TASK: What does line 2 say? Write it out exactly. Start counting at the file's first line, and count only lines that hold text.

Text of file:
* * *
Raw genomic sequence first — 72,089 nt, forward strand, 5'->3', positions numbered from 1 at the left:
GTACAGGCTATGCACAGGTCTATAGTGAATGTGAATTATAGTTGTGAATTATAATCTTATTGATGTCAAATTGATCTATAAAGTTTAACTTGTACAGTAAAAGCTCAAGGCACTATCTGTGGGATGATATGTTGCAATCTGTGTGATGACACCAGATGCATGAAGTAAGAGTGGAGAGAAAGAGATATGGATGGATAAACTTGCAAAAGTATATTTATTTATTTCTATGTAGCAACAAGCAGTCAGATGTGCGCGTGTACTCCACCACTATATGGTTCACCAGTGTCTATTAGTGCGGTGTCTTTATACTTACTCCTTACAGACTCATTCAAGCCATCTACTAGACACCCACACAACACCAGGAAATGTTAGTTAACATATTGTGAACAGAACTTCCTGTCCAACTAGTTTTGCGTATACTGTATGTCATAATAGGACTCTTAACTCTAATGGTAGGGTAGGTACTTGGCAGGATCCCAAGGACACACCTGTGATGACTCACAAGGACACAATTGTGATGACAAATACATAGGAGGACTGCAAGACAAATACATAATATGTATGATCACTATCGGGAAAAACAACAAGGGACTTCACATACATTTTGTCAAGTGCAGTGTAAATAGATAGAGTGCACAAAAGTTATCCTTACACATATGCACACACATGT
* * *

GTACAGGCTATGCACAGGTCTATAGTGAATGTGAATTATAGTTGTGAATTATAATCTTATTGATGTCAAATTGATCTATAAAGTTTAACTTGTACAGTAAAAGCTCAAGGCACTATCTGTGGGATGATATGTTGCAATCTGTGTGATGACACCAGATGCATGAAGTAAGAGTGGAGAGAAAGAGATATGGATGGATAAACTTGCAAAAGTATATTTATTTATTTCTATGTAGCAACAAGCAGTCAGATGTGCGCGTGTACTCCACCACTATATGGTTCACCAGTGTCTATTAGTGCGGTGTCTTTATACTTACTCCTTACAGACTCATTCAAGCCATCTACTAGACACCCACACAACACCAGGAAATGTTAGTTAACATATTGTGAACAGAACTTCCTGTCCAACTAGTTTTGCGTATACTGTATGTCATAATAGGACTCTTAACTCTAATGGTAGGGTAGGTACTTGGCAGGATCCCAAGGACACACCTGTGATGACTCACAAGGACACAATTGTGATGACAAATACATAGGAGGACTGCAAGACAAATACATAATATGTATGATCACTATCGGGAAAAACAACAAGGGACTTCACATACATTTTGTCAAGTGCAGTGTAAATAGATAGAGTGCACAAAAGTTATCCTTACACATATGCACACACATGT